Do You Know About Medieval Beer Culture?

Belgian monasteries have preserved their own medieval beer culture on the one hand, but also developed modern variants of their beer styles on the other. The Trappist beers play a special role among these so-called abbey animals. Their order came from a secession of the Cistercians, which in turn originated from the Benedictine order. Their principle “ora et labora et lege” (pray, work and read) also cultivate the trappists living in seclusion and asceticism and earn their living by doing physical labor. In addition to cheese and jams, beers are among their products, which are among the best in the world.

History lessons

medieval beer

Due to the wars as a result of the French Revolution, the territory of today’s Belgium came under the control of the western neighbouring country and all monasteries were dissolved. After the Belgian independence in 1830 followed their re-foundations, but only a century later, beer was brewed again in all Trappist abbeys. When, after the Second World War, they began to offer their beers on the open market, the great success of some freeloaders was on the agenda, whereas in 1962 Orval Abbey was able to enforce protection by the Belgian Chamber of Commerce. Since then, a genuine Trappist beer can be recognized by a hexagonal symbol on the label with the inscription “Authentic Trappist Product”.

This seal of quality ensures that the beer has been produced in a monastery or its immediate vicinity under the supervision of the monks. The seven original breweries of today’s 12 Trappist breweries are located in Belgium and the Netherlands, although international new or re-foundations have recently been added. For their beers, the monks use the old scheme of the Belgian beer world. In addition to the simple blond (light) there is a stronger dubble (dark) and an even stronger triple (light). There are also more intimate variants of the Dubbels, which are often referred to as Quadrupel, and quite unique beers such as the Orval.


history brewing

The latter is produced in three steps: in the main fermentation with top-fermenting yeast, the monks add liquid rock sugar, for the secondary fermentation they use a cocktail of ten different yeast strains, including the wild Brettanomyces yeast, before the beer receives a candy sugar again when bottled, The secondary fermentation further increases the alcohol content in the bottle and gives the beer an exciting, varied aroma, which varies greatly depending on the age.

The rarest and, for many, the best is the Westvleteren beer of the St. Sixtus Abbey in Vleteren. Apart from occasional batches that land at detours by traders, the barley juice is distributed directly via a “Bienenefon” of the abbey (+32 7021 00 45). The lucky one, who has come through, gives his license plate to the monk at the other end of the line and receives a date and time when he can drive by to buy a maximum of two boxes of 24 bottles each. It is left to chance or fate, which of the three varieties of Trappist beer is currently available. Customers must give their word of honor not to resell the beer. The strongest Westvleteren beer, the quadruple with the Latin numeral 12 (XII) on the bottle cap, is particularly popular and has been the best beer in the world in numerous rankings since 2005.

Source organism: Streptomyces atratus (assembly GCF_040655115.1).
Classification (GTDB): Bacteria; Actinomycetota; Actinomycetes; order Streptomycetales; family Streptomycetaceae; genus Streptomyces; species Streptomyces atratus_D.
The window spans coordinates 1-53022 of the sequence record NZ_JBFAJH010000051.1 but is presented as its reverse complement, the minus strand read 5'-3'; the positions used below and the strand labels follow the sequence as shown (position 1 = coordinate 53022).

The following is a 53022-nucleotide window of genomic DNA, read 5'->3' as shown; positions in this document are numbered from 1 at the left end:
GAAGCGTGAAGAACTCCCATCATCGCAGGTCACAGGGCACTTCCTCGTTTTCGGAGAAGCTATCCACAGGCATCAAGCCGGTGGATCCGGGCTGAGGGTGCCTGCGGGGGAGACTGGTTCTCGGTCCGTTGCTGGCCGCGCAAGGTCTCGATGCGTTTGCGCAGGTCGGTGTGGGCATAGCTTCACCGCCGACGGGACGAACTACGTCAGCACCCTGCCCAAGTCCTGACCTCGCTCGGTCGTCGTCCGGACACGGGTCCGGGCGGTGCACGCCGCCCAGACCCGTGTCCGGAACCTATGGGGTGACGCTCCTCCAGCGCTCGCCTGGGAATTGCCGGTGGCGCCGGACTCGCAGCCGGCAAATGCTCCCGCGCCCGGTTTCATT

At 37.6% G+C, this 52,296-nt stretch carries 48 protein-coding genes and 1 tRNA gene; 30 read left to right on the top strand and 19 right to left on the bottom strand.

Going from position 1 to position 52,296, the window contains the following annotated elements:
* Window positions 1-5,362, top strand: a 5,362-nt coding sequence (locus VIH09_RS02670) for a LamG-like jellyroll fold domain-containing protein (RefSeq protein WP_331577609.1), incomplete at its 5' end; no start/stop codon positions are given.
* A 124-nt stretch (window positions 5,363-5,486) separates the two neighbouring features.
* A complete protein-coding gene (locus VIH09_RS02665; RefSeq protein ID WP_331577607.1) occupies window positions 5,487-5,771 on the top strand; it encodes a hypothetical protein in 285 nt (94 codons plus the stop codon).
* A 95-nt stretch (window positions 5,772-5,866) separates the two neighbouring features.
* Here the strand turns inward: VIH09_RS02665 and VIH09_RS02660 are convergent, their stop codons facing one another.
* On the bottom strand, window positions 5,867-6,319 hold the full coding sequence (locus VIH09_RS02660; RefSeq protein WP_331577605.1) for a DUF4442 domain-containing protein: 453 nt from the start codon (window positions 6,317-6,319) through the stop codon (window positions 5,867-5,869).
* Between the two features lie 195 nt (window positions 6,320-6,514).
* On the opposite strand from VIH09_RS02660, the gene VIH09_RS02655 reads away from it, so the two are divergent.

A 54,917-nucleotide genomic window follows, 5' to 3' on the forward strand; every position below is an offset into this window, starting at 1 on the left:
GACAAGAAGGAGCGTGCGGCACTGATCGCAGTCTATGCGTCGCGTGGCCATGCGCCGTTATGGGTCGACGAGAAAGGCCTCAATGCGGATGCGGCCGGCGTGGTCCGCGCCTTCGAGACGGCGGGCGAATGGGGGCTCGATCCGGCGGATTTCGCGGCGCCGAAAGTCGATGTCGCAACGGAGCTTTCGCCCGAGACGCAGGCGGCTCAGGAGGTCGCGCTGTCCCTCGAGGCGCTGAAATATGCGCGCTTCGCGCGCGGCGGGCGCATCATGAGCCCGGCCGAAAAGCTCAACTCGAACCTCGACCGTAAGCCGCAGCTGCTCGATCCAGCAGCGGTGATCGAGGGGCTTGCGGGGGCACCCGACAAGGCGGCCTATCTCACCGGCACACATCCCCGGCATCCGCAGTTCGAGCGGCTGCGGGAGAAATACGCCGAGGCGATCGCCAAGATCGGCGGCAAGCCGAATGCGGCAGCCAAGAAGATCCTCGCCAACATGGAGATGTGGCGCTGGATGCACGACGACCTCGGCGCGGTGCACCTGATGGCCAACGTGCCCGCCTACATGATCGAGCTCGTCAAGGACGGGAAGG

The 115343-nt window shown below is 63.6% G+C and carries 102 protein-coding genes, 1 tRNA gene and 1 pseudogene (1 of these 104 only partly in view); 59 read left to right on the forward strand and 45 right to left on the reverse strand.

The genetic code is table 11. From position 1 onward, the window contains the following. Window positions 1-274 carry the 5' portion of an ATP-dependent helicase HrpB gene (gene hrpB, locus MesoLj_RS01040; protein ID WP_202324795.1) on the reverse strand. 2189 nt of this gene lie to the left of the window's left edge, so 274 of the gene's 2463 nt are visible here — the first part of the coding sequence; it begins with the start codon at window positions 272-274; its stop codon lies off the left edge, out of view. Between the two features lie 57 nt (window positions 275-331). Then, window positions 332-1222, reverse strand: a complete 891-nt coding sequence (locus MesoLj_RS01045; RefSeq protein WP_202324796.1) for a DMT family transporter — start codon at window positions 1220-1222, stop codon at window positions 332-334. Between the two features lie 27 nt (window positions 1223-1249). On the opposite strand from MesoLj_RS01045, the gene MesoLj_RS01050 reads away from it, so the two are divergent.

Again and again small amounts of beer are sent to the German beer trade via dark canals, where the 0.33 l bottle can cost more than 20 euros, more than ten times the price in the abbey. Incidentally, the brewers in the St. Sixtus Abbey make their two strongest beers from a mash as before. The first casting produces the Westvleteren 12, the second the Westvleteren 8. Previously, they created a Westvleteren 6 with a third cast, which is now served as Westvleteren Blond but with light instead of dark malt as their own beer for consumption in the abbey.

Not every abbey brews all beer styles, some produce only one beer. The terms dubbel and triple derive from the medieval practice of marking the barrels with chalk after filling, so that it was understandable which beer was in it. After a large part of the population was illiterate, the brewers simply made crosses on the wood. Two crosses meant a stronger brew than normal beer, three crosses a stronger drink. In the vernacular it has become “Dubbel” and “Tripel”. The “Quadruple” is a new creation for dark strong beers with more than 10% alcohol content, first used for the strongest beer of La Trappe abbey. Other names for such beers are “Grand Cru” or “Belgian Strong Ale”.